Venezuela’s state run oil company is clearly on its last legs as the blackouts that have crippled most of the country are crippling their ability to produce oil:
Venezuelan state-owned oil company PDVSA expects its crucial crude upgraders to operate well below capacity this month, according to industry sources and documents seen by Reuters, as U.S. sanctions and energy blackouts hit the OPEC nation’s oil industry.
Venezuela depends on the upgraders, which are mostly operated by joint ventures with foreign companies, to convert the extra-heavy crude oil produced in the Orinoco Belt into exportable grades usable in overseas refineries. Together, they have a capacity of some 700,000 barrels per day.
Prolonged power outages have been adding to problems blending and exporting crude, as PDVSA’s main oil port, Jose, in northeastern Venezuela remained paralyzed.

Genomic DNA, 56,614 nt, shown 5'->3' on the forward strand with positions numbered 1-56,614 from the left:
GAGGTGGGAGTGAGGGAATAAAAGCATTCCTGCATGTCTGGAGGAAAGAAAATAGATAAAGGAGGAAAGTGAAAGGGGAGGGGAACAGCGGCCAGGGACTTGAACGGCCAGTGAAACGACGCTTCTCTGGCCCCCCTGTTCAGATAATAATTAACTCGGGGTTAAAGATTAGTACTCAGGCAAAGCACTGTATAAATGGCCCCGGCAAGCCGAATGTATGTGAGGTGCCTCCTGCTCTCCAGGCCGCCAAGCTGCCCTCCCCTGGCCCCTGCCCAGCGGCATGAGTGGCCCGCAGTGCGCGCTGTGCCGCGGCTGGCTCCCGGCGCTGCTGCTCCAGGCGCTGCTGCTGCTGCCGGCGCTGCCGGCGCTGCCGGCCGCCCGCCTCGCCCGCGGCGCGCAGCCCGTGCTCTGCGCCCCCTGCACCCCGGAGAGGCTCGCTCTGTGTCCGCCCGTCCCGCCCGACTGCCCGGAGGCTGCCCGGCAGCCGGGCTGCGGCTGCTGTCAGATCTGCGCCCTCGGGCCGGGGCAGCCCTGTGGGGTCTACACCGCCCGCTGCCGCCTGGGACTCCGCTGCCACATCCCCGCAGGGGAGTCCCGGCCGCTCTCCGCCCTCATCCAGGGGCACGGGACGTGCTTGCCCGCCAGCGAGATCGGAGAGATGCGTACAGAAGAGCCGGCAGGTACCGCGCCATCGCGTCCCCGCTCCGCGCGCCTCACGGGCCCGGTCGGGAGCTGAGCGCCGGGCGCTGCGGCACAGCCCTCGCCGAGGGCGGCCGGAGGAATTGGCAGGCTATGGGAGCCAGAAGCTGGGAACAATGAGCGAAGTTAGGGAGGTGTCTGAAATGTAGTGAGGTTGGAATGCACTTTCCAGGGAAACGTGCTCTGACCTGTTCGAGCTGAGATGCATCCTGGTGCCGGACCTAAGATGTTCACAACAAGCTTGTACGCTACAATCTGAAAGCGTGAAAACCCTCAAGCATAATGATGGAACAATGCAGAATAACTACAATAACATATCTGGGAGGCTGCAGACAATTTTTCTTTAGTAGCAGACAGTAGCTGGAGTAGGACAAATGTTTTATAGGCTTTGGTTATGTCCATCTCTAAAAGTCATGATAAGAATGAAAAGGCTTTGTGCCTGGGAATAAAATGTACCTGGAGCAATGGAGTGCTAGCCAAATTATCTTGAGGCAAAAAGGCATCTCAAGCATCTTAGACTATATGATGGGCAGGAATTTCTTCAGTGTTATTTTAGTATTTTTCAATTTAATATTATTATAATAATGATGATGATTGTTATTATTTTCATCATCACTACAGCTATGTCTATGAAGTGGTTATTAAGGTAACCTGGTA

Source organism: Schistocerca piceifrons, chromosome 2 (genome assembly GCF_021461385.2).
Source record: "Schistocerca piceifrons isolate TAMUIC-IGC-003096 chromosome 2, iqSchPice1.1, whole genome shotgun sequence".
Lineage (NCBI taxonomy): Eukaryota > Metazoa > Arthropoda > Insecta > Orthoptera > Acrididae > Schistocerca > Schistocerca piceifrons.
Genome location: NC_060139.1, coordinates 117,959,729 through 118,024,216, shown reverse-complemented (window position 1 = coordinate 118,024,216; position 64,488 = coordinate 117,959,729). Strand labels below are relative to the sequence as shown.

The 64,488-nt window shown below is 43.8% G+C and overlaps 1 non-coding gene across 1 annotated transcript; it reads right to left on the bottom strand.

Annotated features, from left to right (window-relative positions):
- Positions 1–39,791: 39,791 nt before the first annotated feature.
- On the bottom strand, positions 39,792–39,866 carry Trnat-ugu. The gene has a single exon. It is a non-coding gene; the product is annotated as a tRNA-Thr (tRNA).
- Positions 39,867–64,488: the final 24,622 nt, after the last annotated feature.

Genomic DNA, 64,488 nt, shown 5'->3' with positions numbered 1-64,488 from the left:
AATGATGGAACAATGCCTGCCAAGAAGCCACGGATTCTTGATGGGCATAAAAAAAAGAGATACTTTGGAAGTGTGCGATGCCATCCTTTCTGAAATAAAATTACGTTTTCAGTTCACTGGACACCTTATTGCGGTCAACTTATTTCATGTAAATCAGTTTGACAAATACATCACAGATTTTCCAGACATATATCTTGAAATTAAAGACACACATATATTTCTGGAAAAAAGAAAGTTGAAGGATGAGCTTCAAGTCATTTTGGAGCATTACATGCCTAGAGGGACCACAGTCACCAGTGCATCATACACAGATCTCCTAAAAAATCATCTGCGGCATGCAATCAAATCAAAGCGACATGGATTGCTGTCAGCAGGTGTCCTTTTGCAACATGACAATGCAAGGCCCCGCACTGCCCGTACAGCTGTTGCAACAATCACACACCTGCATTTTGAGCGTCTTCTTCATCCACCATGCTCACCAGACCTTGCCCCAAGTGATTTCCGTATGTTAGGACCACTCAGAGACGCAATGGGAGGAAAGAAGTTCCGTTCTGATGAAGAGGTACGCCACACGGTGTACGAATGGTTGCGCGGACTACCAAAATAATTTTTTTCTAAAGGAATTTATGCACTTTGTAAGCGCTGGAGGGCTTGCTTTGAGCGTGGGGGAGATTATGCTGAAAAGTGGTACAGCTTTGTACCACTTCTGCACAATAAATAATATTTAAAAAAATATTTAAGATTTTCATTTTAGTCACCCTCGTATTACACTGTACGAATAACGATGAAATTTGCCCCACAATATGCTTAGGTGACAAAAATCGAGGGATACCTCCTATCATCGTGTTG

The Petropiar and Petromonagas upgraders, part-owned by U.S. oil major Chevron and Russian giant Rosneft respectively, have not fully restarted since a March 7 blackout.
Petrocedeno, part-owned by France’s Total and Norway’s Equinor, stopped working after a second blackout on March 25, as did PDVSA’s fully-owned Petrosanfelix.
“The upgraders are still halted,” oil workers’ union leader Jose Bodas said.
According to an internal PDVSA document seen by Reuters this week, Petropiar and Petrocedeno are “in the process of restarting.”